NEW YORK (
) -- The markets were mixed Monday as investors sorted out the fallout of Goldman Sachs' civil fraud charges.
Dow Jones Industrial Average
jumped 73.39, or 0.67%, to 11,092.05, while the
gained 5.39, or 0.45%, to 1,197.52. The
fell 1.15, or 0.05%, to 2,480.11.
Pete Najarian said on
's "Fast Money" TV show, that the numbers on
earnings were good across the board, although there was some concern about its gross margins, which fell below Street expectations.
For a breakout of some stocks from a recent "Fast Money" TV show,check out Dan Fitzpatrick's "3 Stocks I Saw on TV."
3 Stocks I Saw onTV
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Guy Adami said he expects the stock, which pulled back in the previous quarter on a good earnings report, to drop, giving investors a chance to buy Big Blue on a pullback.
said the stock's valuation looks fair, while Tim Seymour said IBM's story continues to "get better" as evident in its growth in global services and free cash flow.
Jim Goldman, a
reporter who was listening in on the conference call, wondered whether IBM's gross margin miss will continue into the second and third quarters. He said the numbers are neither too hot or cold.
For a derivative trade, Brian Kelly said he would take the uptick in consulting and software services in IBM's earnings and invest in
, which provides consulting and computing software services to small and medium sized companies.
Melissa Lee, the moderator of the show, shifted to another big story for the day, the midday turnaround in Goldman Sachs, after
reported that SEC vote to sue Goldman was 3-to-2 along party lines.
Finerman said she didn't think the narrow vote will lessen the public outcry and momentum to get something done in financial reform. She also said she didn't know what the fallout will be from Goldman's securities fraud case.
Dennis Gartman said he expects Goldman to report good earnings Tuesday. However, he said Goldman will be damaged for a long time to come from this episode. "The public wants to see this happen," he said. "The implications for the financial instruments arena are material and will last for awhile.
He advised Goldman's CEO to be straightforward, but Lee said it doesn't look like he will appear. Rather Lee said the company indicated in a release that the CFO and general counsel will be taking questions.
Lee noted a breaking news story regarding another volcanic eruption and possibly more volcanic ash coming to Europe. Kelly said his derivative plays off the air traffic snafu is British discount airliner Ryan air and British Airways. Adami said the breakdown in air travel has led to a glut in jet fuel, which "is very expensive to store."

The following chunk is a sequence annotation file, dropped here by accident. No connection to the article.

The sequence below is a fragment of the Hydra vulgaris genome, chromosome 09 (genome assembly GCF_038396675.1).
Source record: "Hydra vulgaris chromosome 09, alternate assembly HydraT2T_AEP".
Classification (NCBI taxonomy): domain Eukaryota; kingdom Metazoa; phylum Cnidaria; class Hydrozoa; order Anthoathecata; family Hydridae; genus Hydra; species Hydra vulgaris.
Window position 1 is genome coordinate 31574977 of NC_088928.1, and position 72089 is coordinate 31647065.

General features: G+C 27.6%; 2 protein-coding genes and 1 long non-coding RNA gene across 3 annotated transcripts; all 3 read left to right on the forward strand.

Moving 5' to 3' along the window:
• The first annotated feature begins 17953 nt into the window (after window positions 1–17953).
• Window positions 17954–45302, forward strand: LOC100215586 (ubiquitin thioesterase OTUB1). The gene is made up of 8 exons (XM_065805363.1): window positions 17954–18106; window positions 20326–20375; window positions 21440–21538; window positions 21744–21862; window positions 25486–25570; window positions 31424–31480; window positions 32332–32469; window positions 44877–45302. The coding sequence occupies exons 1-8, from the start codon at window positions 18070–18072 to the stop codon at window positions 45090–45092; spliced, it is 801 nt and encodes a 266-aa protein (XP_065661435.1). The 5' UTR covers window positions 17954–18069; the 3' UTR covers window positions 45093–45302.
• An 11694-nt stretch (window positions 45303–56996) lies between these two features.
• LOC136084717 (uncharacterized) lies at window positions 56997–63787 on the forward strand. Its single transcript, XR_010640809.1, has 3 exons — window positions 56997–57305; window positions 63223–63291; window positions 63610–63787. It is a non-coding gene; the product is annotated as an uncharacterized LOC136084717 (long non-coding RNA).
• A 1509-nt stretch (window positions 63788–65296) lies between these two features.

Lee brought in Lawrence McDonald, managing director at Pangea Capital Management, who expects the SEC will call in Lehman Bros executives and question them about mortgage-back securities and hidden assets. He said credit default protection for Goldman has doubled and is now higher than that of
may be next because they were leaders in the CDO space.
All signs were bullish in the quick "360 review" of
, which reports its earnings this week. Najarian said he'll be watching for the sales of Macs, which he insists are the key driver of the company.
Najarian noted that there was heavy option activity in Citigroup as it approaches $5. Seymour said that although Citigroup turned in a good earnings report, it's not making money from trading.
Lee brought in
CEO Brian Goldner, whose company turned in a solid earnings report.
Goldner told the panel that the company's brands are seeing the benefit of consumer trends. He said the company's top eight brands account for 50% of its business and do not rely on movie tie-ins for success.
Adami said Hasbro has become a global company and its valuation is fair. Seymour said the company's margins may come under pressure.
Returning to Goldman saga, Lee brought in Stephen Gandel, a writer for
. He said expects more lawsuits and regulation and believes hedge funds will be the next in line to come under the scrutiny of SEC.
He said there needs to be more regular reporting of trades by hedge funds so that the SEC can be warned ahead of time of a bubble. Both Seymour and Finerman doubted whether hedge funds contributed to the problems that Goldman now face.
In the spirit of Earth Day, Adami came away from riding electronic cars convinced of its future. His trade:
for its new line of smart cars and
In the final trades, Seymour said he liked
. Adami was long
. Finerman liked
. Najarian liked
-- Written by David Tong in San Francisco
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